Accidental Landlord and HARP

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“Accidental Landlord” is the term being thrown around to describe the scenario when a homeowner bought a new primary residence but was unable to sell their current primary residence. When this occurs, the former home they still own is converted into an investment property. Would these homes be eligible for HARP?

The short answer is – yes. If the homeowner qualifies for HARP (the major qualifying points of HARP include Fannie/Freddie holding the loan, got the loan prior to March 1, 2009, and current on the payments), then there is a good chance they can use HARP on this property.

What are some of the details a homeowner needs to know:

  • The max loan to value (known as LTV) may not be unlimited when HARP 2 fully kicks in later this spring. The unlimited LTVs may only be for owner occupied homes and not investment properties. The max LTV on the “accidental landlord” properties may be limited to something like 125% or 105%. We won’t know for sure until HARP 2 is fully rolled out.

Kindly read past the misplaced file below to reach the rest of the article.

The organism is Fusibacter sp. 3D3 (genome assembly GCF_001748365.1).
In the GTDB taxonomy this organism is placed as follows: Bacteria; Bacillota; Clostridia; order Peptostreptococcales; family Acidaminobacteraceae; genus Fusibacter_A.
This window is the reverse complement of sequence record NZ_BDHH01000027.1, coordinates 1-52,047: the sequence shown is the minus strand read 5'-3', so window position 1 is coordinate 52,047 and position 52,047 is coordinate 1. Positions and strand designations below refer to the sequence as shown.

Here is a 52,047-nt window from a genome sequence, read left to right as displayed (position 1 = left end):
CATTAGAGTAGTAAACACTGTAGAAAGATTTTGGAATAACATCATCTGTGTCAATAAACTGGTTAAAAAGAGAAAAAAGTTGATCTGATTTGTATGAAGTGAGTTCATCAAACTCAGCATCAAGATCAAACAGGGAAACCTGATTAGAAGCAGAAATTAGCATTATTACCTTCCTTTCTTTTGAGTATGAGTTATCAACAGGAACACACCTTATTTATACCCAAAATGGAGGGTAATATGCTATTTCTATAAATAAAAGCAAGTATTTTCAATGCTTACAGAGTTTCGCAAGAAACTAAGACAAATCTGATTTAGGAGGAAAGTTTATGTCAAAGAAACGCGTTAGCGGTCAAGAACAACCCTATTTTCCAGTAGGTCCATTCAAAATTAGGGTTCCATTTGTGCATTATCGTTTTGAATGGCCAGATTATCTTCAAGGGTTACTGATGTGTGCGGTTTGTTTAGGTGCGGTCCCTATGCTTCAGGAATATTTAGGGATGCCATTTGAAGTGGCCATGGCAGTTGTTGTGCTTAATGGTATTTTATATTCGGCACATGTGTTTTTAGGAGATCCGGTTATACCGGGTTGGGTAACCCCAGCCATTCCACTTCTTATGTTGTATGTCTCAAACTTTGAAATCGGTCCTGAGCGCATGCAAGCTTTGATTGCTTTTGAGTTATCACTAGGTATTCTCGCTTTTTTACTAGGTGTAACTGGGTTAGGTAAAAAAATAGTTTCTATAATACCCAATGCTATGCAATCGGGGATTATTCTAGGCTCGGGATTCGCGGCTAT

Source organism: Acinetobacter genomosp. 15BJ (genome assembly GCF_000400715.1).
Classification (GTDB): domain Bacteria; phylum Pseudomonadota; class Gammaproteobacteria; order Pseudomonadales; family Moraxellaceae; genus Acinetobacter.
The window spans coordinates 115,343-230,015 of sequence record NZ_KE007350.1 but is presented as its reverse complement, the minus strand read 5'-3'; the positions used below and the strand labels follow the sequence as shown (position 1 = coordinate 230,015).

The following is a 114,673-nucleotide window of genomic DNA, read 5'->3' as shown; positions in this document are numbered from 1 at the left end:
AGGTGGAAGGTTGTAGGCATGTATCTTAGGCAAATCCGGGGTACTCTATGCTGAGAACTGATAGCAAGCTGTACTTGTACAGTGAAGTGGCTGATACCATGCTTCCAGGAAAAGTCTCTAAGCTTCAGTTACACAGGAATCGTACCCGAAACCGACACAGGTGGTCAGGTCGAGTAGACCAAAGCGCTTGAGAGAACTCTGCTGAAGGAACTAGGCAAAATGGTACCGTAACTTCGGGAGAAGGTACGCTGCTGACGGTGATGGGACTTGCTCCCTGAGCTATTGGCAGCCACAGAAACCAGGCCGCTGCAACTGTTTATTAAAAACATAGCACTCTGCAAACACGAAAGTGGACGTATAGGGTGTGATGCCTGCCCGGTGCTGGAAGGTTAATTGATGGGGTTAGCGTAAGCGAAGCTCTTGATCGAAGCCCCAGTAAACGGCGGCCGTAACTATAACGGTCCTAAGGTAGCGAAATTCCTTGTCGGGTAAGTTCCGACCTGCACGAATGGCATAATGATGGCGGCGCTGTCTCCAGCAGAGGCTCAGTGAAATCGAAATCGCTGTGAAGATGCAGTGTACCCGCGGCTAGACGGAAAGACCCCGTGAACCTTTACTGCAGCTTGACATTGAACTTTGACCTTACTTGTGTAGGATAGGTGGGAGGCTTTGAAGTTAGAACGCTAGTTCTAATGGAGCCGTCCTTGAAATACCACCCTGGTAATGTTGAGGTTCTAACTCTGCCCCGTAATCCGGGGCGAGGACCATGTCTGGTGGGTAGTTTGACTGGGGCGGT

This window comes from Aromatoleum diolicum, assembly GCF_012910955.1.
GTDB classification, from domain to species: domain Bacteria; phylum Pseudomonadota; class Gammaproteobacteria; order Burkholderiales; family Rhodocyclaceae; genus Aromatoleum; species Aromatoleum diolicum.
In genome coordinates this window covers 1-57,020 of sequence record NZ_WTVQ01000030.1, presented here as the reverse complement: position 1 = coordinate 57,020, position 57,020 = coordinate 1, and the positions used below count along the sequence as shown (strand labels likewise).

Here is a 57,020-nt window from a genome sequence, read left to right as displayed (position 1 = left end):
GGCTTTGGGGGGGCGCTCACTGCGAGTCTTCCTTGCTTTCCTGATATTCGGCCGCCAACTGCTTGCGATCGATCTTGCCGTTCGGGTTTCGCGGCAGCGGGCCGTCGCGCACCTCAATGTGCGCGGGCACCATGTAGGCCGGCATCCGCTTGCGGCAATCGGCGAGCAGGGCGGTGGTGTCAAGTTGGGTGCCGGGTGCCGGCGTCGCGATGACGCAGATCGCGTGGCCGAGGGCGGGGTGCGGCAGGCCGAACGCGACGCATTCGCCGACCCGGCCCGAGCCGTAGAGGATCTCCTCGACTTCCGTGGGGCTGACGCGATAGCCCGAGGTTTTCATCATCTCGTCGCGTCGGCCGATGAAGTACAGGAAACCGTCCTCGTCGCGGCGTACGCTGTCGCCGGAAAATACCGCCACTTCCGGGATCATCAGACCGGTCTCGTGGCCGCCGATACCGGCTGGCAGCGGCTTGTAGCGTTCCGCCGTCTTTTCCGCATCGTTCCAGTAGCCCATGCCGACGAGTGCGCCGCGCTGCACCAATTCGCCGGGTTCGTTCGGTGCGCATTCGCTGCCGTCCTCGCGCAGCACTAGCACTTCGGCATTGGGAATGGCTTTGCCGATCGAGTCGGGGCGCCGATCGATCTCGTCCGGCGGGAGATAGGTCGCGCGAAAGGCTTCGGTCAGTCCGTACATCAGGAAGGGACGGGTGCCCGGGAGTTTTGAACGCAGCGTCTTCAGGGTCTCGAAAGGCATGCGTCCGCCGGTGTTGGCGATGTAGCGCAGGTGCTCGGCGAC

• While they are similar, Fannie Mae and Freddie Mac may handle this scenario differently from one another. First, find out who owns your mortgage. You can do this by using their online look up tools. To check Fannie Mae, use this link. For Freddie Mac, go here. Then we’ll need to check the individual guidelines for Fannie Mae and Freddie Mac to see how each handle the “accidental landlord” scenario.
  • You also need to let your loan officer know if you pay private mortgage insurance (PMI), have Lender-Paid PMI (LPMI), have a second mortgage, or if the property is a condo. Any of these can change the course of how the loan is processed.

There are some hurdles to jump through if a homeowner became an “accidental landlord.” That said, there is the possibility of using HARP even if you converted your former residence to an investment property because you couldn’t sell it. If this describes your situation, and the property is in Georgia, contact me and we can explore the possibility of using HARP to refinance that property.

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